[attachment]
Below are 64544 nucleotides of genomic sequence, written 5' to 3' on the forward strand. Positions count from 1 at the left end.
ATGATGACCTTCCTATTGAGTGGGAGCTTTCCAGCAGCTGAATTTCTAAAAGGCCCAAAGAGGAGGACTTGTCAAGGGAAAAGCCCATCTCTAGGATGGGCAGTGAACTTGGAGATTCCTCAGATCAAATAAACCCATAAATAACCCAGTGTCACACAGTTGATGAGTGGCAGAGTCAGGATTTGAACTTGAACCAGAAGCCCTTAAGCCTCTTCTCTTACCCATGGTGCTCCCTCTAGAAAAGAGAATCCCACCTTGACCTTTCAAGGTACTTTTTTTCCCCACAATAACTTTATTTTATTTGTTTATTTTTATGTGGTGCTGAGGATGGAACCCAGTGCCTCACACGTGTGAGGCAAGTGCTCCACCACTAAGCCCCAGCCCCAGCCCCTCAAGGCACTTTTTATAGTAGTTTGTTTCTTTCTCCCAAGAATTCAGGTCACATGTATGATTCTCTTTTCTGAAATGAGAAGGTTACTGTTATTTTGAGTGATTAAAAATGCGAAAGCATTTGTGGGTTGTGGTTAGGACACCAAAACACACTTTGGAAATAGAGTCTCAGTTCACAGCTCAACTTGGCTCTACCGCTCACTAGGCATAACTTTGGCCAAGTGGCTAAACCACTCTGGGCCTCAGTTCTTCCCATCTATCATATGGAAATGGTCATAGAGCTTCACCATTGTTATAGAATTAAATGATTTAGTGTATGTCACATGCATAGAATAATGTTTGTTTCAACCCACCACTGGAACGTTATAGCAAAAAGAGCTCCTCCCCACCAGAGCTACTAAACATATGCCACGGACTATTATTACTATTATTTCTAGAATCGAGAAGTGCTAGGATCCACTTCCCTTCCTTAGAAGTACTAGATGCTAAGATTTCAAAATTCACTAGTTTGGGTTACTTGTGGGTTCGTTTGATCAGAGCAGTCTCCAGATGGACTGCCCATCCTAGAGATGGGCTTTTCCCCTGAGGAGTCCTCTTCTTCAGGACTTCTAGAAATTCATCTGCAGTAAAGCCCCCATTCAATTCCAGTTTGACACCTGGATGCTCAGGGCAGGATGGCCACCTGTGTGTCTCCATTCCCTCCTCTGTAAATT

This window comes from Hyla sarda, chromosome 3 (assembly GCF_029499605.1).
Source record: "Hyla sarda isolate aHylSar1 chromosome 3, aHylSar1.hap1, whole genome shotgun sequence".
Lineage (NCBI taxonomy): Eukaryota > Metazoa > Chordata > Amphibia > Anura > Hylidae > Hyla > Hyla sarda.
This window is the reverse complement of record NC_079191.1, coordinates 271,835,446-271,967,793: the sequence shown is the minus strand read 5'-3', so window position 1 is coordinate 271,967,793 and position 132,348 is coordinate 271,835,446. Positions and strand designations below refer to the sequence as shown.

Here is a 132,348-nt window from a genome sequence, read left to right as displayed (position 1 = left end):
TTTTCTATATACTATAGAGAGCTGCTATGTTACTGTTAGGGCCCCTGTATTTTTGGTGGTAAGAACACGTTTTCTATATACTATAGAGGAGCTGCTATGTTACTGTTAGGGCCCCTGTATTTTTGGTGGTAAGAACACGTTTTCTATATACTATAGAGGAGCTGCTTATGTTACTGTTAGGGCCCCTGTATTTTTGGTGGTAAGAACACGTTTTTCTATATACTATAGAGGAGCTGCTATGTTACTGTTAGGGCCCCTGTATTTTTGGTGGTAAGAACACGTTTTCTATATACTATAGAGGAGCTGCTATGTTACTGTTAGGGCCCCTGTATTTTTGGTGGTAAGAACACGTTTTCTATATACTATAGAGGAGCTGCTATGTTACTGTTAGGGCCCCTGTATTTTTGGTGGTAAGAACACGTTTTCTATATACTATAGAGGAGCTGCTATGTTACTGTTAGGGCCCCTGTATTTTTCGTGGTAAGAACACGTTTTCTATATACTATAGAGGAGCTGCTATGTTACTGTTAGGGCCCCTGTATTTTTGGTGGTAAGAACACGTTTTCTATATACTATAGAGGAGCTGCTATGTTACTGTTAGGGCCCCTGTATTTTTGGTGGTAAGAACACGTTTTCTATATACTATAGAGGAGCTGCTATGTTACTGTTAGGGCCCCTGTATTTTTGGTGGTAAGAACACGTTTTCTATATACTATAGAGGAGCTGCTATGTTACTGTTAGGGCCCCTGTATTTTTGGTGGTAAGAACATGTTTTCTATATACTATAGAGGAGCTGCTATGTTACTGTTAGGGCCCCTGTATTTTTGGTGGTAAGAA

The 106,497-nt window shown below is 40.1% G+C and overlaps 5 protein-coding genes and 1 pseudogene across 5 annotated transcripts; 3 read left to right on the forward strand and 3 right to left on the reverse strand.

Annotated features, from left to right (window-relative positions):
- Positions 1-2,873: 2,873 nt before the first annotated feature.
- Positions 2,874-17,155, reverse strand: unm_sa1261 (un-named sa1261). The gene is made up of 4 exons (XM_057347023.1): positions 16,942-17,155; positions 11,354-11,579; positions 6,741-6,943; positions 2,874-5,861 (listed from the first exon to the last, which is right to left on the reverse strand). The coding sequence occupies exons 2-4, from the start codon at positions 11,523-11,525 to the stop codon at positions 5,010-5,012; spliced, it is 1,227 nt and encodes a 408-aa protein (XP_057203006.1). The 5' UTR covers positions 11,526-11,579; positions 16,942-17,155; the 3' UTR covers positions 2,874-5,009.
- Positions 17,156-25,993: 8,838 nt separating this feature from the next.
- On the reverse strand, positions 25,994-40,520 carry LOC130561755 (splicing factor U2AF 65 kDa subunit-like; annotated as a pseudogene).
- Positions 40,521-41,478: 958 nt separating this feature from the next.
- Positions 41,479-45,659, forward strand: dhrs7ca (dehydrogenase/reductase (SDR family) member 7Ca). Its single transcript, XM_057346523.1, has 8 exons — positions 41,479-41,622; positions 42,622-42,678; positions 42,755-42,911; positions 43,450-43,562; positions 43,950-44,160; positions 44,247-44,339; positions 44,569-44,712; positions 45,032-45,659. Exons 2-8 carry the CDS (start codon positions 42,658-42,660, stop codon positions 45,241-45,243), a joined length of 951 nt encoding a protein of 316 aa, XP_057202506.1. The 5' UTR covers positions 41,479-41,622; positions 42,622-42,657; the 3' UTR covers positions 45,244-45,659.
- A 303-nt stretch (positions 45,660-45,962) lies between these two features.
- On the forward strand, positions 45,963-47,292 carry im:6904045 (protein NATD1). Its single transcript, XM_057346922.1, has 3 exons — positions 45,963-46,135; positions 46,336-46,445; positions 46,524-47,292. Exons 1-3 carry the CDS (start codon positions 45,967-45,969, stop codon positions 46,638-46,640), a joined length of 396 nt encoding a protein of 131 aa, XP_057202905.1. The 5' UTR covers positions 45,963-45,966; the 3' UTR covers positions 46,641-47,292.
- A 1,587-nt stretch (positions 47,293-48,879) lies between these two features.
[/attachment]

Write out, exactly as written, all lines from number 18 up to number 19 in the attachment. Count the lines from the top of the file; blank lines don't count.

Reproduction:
- On the forward strand, positions 45,963-47,292 carry im:6904045 (protein NATD1). Its single transcript, XM_057346922.1, has 3 exons — positions 45,963-46,135; positions 46,336-46,445; positions 46,524-47,292. Exons 1-3 carry the CDS (start codon positions 45,967-45,969, stop codon positions 46,638-46,640), a joined length of 396 nt encoding a protein of 131 aa, XP_057202905.1. The 5' UTR covers positions 45,963-45,966; the 3' UTR covers positions 46,641-47,292.
- A 1,587-nt stretch (positions 47,293-48,879) lies between these two features.